Good day All
Finally summer has arrived seems spring was forgotten in the process. Guys please be safe out there and remember to take Density Altitude into account with every flight. I’ve added a short write-up on the effects of Density Altitude released by the FAA recently.
Although density altitude is not a common subject for “hangar flying” discussions, pilots need to understand this topic. Density altitude has a significant (and inescapable) influence on aircraft and engine performance, so every pilot needs to thoroughly understand its effects. Hot, high, and humid weather conditions can cause a routine take-off or landing to become an accident in less time than it takes to tell about it.
Density Altitude Defined
Types of Altitude
Pilots sometimes confuse the term “density altitude” with other definitions of altitude. To review, here are some
• Indicated Altitude is the altitude shown on the altimeter.
• True Altitude is height above mean sea level (MSL).
• Absolute Altitude is height above ground level (AGL).
• Pressure Altitude is the indicated altitude when an altimeter is set to 29.92 in Hg (1013 hPa in other parts of the world). It is primarily used in aircraft performance calculations and in high-altitude flight.
• Density Altitude is formally defined as “pressure altitude corrected for nonstandard temperature variations.”
Why Does Density Altitude Matter?
High Density Altitude = Decreased Performance
The formal definition of density altitude is certainly correct, but the important thing to understand is that density altitude is an indicator of aircraft performance. The term comes from the fact that the density of the air decreases with altitude. A “high” density altitude means that air density is reduced, which has an adverse impact on aircraft performance. The published performance criteria in the Pilot’s Operating Handbook (POH) are generally based on standard atmospheric conditions at sea level (that is, 59° F or 15° C. and 29.92 inches of mercury). Your aircraft will not perform according to “book numbers” unless the conditions are the same as those used to develop the published performance criteria. For example, if an airport whose elevation is 500 MSL has a reported density altitude of 5,000 feet, aircraft operating to and from that airport will perform as if the airport elevation were 5,000 feet.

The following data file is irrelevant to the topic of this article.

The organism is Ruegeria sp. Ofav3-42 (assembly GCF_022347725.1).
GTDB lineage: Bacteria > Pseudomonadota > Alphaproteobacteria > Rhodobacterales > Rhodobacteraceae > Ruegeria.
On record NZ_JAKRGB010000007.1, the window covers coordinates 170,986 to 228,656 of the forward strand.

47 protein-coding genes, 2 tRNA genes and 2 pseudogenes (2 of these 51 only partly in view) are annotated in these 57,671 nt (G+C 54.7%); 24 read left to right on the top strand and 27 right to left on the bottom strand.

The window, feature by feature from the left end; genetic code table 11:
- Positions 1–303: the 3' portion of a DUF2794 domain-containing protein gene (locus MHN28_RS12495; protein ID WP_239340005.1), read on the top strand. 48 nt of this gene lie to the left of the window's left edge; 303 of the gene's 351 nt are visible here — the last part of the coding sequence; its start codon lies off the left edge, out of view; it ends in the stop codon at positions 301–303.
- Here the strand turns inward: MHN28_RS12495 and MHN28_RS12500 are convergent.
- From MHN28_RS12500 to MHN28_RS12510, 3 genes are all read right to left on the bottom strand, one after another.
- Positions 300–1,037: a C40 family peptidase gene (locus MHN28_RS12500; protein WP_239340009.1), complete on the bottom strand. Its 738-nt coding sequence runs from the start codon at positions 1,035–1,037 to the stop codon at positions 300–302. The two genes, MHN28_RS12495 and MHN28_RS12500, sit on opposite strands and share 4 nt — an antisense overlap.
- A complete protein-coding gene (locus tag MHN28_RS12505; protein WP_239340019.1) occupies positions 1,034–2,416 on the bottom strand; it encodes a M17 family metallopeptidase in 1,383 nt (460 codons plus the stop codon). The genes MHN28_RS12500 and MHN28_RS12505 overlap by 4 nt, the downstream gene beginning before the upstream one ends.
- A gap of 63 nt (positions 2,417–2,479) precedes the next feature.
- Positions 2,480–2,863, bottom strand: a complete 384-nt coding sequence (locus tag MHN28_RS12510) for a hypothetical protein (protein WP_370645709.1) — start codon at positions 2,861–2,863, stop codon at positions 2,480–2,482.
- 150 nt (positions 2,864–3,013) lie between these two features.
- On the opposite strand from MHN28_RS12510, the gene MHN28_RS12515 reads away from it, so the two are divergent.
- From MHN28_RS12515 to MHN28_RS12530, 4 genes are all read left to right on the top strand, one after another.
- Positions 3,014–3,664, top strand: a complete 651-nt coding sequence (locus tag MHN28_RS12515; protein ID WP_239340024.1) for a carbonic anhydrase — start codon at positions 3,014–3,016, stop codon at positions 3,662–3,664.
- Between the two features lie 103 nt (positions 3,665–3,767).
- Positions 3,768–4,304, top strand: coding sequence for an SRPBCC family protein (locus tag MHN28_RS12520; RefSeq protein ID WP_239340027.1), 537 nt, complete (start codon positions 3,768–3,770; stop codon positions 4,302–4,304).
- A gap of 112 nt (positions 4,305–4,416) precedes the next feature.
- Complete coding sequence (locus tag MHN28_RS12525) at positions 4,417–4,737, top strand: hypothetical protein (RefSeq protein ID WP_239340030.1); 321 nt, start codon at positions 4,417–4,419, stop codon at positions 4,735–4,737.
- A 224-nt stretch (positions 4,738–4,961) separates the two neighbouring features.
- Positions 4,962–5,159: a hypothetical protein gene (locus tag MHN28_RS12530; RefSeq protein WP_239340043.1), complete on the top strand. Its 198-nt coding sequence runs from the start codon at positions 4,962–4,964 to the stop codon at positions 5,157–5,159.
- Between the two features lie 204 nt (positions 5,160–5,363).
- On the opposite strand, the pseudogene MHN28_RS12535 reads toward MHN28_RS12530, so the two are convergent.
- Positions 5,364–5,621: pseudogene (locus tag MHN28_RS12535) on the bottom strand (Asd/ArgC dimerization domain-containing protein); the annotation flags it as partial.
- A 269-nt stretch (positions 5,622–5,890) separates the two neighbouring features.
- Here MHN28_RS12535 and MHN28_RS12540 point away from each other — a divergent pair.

High, Hot, and Humid
High density altitude corresponds to reduced air density and thus to reduced aircraft performance. There are three important factors that contribute to high density altitude:
1. Altitude. The higher the altitude, the less dense the air. At airports in higher elevations high temperatures sometimes have such an effect on density altitude that safe operations are impossible. In such conditions, operations between midmorning and midafternoon can become extremely hazardous. Even at lower elevations, aircraft performance can become marginal and it may be necessary to reduce aircraft gross weight for safe operations.
Note: This document was adapted from the original Pamphlet P-8740-2 on density altitude.
2. Temperature. The warmer the air, the less dense it is. When the temperature rises above the standard temperature for a particular place, the density of the air in that location is reduced, and the density altitude increases. Therefore, it is advisable, when performance is in question, to schedule operations during the cool hours of the day (early morning or late afternoon) when forecast temperatures are not expected to rise above normal. Early morning and late evening are sometimes better for both departure and arrival.
3. Humidity. Humidity is not generally considered a major factor in density altitude computations because the effect of humidity is related to engine power rather than aerodynamic efficiency. At high ambient temperatures, the atmosphere can retain high water vapour content. For example, at 35°C, the water vapour content of the air can be eight times as great as it is at 6° C. High density altitude and high humidity do not always go hand in hand. If high humidity does exist, however, it is wise to add 10 percent to your computed take-off distance and anticipate a reduced climb rate.